The theme for this month’s Mixology Monday is Forgotten Cocktails and we thought this would be the perfect opportunity to introduce the cheekily named Satan’s Whiskers as part of our new found commitment to monthly drink sharing.
Is this really a ‘forgotten’ drink? Satan’s Whiskers can be found in Gary Regan’s The Joy of Mixology and in the modern Cocktail: The Drinks Bible for the 21st Century. But surprisingly enough this pre-prohibition drink doesn’t appear in David Embury’s guide The Fine Art of Mixing Drinks. We were a little on the fence about its forgotten nature so we went down to our local, and most reputable of cocktail joints. When they confessed a lack of familiarity, we thought the time was right to bring it back.
But what kind of a drink is it, you ask? That’s a tricky one. The things we love about Satan’s Whiskers is that it connects the world of the sours (daiquiris, margaritas, aviations) and the aromatics (manhattans, martinis). Describing it as a hearty digestif is a polite way of saying – please have something to eat afterwards, it will make you hungry.
How to make a Satan’s Whiskers
Like many of the aromatics, it is a fiendish cocktail to get right. So here’s the recipe we used:
3/4 ounce gin
3/4 ounce sweet vermouth
3/4 ounce dry vermouth
1/2 ounce of freshly squeeze orange juice
1/2 ounce Grand Marnier
dash of orange bitters
Shake with cracked ice and strain into a chilled cocktail glass. Garnish with an orange twist.
If all those 3/4 ounce pours weren’t bad enough bad enough, it comes in two types; straight or curled – depending on if Grand Marnier or orange curaçao is being used.
For MxMo we opted for the straight variety and made ours with South Gin, Lillet (we know it’s not a vermouth but we were feeling reckless), Martini and Rossi dry vermouth, Grand Marnier, and Regan’s #6 orange bitters.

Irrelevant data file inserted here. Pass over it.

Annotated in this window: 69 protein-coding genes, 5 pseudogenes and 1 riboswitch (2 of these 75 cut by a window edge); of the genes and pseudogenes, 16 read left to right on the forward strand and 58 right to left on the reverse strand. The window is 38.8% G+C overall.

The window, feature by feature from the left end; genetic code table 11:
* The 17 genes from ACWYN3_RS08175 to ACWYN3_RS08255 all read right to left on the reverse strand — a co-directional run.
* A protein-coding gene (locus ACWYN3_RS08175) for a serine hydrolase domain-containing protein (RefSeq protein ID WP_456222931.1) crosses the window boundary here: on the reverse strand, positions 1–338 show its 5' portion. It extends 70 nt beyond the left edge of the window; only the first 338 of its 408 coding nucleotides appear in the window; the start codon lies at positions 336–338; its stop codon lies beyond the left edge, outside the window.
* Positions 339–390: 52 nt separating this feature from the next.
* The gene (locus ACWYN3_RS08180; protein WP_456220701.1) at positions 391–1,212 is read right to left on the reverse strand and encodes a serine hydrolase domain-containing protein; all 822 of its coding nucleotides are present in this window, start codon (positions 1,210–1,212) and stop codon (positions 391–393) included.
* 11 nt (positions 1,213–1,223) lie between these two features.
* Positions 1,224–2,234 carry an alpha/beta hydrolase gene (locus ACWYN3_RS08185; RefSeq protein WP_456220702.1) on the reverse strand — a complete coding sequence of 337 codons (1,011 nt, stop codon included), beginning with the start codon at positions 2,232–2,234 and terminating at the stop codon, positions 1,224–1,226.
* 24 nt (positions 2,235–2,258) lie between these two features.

Historically, vermouth and orange juice have not always agreed with us, nor are we huge Grand Marnier fans, so we alway approach this drink with caution. Sadly, we’ve never been brave enough to order one in the wild so our experience has always been at our own hands. If our pour is well measured and steady and the vermouth reasonably fresh then this is a great drink – but we’ve had quite a few failures as well. Too much dry vermouth or too much Grand Marnier and is all goes horribly wrong, and when it goes south, it ain’t pretty.
Thankfully, tonight’s drink was a success. The slightly empty feeling left by the orange juice is quickly replaced by the sweetness of the Grand Marnier and then the aromatic nature of the vermouth. Rather than a uniform taste profile, this drink hits in waves. It has complexity to it and is certainly not something you’d want to serve a novice cocktail drinker.
In fact, the debate over Satan’s Whiskers at the What Cocktail? iPhone app project was long and hard. First, it’s not common, second it’s not the most accessible drink, and thirdly it’s easy to mess up, and finally it’s only the kind of drink that makes sense in crisp autumn evenings or really early spring. Maybe it’s by grace of our sympathy for this devil of a drink that it made cut. We’d like to see it more often; if only someone else would make us one for a change. This is our small attempt to bring revive it.
Big thanks to Dennis at Rock & Rye for hosting this month’s Mixology Monday and giving us a chance to talk about Satan’s Whiskers.